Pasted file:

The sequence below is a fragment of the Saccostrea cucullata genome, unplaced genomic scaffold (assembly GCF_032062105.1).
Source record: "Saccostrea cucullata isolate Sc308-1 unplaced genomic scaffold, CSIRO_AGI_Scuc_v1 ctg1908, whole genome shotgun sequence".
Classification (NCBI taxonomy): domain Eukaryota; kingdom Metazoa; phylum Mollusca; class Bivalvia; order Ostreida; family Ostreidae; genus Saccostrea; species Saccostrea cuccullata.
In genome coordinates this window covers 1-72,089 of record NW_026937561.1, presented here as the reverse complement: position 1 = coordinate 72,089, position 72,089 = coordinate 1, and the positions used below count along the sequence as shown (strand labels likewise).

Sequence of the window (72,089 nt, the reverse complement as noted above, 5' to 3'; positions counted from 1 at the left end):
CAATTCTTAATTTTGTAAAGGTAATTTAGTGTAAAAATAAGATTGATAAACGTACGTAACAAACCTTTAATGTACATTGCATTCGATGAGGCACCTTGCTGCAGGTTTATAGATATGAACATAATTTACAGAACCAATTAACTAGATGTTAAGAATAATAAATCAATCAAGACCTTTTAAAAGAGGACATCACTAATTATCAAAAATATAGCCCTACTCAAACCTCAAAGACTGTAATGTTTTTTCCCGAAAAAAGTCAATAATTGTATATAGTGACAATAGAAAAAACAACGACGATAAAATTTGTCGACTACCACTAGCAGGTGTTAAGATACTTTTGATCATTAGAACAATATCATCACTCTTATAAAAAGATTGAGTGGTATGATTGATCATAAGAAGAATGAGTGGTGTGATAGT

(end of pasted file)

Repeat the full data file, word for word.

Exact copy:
The sequence below is a fragment of the Saccostrea cucullata genome, unplaced genomic scaffold (assembly GCF_032062105.1).
Source record: "Saccostrea cucullata isolate Sc308-1 unplaced genomic scaffold, CSIRO_AGI_Scuc_v1 ctg1908, whole genome shotgun sequence".
Classification (NCBI taxonomy): domain Eukaryota; kingdom Metazoa; phylum Mollusca; class Bivalvia; order Ostreida; family Ostreidae; genus Saccostrea; species Saccostrea cuccullata.
In genome coordinates this window covers 1-72,089 of record NW_026937561.1, presented here as the reverse complement: position 1 = coordinate 72,089, position 72,089 = coordinate 1, and the positions used below count along the sequence as shown (strand labels likewise).

Sequence of the window (72,089 nt, the reverse complement as noted above, 5' to 3'; positions counted from 1 at the left end):
CAATTCTTAATTTTGTAAAGGTAATTTAGTGTAAAAATAAGATTGATAAACGTACGTAACAAACCTTTAATGTACATTGCATTCGATGAGGCACCTTGCTGCAGGTTTATAGATATGAACATAATTTACAGAACCAATTAACTAGATGTTAAGAATAATAAATCAATCAAGACCTTTTAAAAGAGGACATCACTAATTATCAAAAATATAGCCCTACTCAAACCTCAAAGACTGTAATGTTTTTTCCCGAAAAAAGTCAATAATTGTATATAGTGACAATAGAAAAAACAACGACGATAAAATTTGTCGACTACCACTAGCAGGTGTTAAGATACTTTTGATCATTAGAACAATATCATCACTCTTATAAAAAGATTGAGTGGTATGATTGATCATAAGAAGAATGAGTGGTGTGATAGT